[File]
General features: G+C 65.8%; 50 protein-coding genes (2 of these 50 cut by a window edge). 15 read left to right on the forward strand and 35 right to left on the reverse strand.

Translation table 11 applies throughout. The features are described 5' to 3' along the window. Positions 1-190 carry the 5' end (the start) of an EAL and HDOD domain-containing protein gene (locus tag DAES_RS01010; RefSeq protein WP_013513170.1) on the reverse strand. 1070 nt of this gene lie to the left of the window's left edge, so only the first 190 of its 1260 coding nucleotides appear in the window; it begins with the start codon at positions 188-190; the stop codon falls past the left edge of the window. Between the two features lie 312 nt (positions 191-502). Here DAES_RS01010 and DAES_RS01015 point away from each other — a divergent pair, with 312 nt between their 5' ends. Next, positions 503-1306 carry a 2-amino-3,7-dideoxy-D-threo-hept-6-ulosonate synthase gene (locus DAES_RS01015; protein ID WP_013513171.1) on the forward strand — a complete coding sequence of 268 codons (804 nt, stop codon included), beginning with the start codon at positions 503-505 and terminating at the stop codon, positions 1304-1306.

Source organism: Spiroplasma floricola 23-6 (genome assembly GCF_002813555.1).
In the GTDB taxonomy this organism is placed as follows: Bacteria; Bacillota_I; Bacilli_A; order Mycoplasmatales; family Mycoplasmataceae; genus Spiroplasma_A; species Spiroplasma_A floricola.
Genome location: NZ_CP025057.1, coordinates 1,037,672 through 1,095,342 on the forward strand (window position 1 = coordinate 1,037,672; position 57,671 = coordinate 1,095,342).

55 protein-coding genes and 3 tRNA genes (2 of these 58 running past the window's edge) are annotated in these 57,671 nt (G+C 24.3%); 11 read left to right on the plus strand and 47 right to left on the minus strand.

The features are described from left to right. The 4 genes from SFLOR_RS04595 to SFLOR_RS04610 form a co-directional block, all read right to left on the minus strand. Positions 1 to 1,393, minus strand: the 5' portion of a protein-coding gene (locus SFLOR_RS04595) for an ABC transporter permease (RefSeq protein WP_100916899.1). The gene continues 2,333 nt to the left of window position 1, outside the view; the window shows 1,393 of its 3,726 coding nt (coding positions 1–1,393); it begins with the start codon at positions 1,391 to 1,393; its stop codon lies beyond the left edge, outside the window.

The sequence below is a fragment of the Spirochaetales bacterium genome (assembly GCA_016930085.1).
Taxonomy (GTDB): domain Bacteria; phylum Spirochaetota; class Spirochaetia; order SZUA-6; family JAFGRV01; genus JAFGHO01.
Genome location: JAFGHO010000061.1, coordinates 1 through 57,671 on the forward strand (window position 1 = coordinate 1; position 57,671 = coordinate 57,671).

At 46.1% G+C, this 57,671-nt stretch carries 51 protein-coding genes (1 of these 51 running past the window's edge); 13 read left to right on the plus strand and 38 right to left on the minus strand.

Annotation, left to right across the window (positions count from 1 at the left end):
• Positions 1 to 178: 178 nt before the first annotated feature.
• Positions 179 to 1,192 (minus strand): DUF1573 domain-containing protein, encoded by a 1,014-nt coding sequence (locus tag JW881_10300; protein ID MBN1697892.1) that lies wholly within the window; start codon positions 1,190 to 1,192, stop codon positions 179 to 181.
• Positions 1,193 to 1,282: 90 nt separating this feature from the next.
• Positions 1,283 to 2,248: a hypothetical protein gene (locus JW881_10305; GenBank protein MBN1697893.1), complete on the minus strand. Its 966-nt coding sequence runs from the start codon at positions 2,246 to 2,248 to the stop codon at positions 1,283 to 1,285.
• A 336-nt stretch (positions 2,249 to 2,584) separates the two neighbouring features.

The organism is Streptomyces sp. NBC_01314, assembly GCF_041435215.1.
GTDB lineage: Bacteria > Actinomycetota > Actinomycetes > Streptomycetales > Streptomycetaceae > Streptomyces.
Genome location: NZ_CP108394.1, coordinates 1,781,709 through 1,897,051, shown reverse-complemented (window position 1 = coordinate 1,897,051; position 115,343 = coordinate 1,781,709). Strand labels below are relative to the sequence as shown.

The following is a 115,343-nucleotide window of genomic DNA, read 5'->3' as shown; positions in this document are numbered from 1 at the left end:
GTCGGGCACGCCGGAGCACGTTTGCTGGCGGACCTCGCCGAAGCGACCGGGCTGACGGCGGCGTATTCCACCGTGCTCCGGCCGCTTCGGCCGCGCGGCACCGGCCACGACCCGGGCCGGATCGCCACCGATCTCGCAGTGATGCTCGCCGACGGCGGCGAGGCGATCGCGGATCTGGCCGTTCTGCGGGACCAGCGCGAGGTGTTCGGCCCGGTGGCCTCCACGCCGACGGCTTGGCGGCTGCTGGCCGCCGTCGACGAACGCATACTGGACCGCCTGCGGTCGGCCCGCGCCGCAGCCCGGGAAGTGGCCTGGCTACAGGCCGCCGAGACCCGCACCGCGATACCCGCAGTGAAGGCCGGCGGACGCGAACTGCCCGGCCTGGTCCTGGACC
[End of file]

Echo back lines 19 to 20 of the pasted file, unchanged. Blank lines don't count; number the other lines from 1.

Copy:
GTDB lineage: Bacteria > Actinomycetota > Actinomycetes > Streptomycetales > Streptomycetaceae > Streptomyces.
Genome location: NZ_CP108394.1, coordinates 1,781,709 through 1,897,051, shown reverse-complemented (window position 1 = coordinate 1,897,051; position 115,343 = coordinate 1,781,709). Strand labels below are relative to the sequence as shown.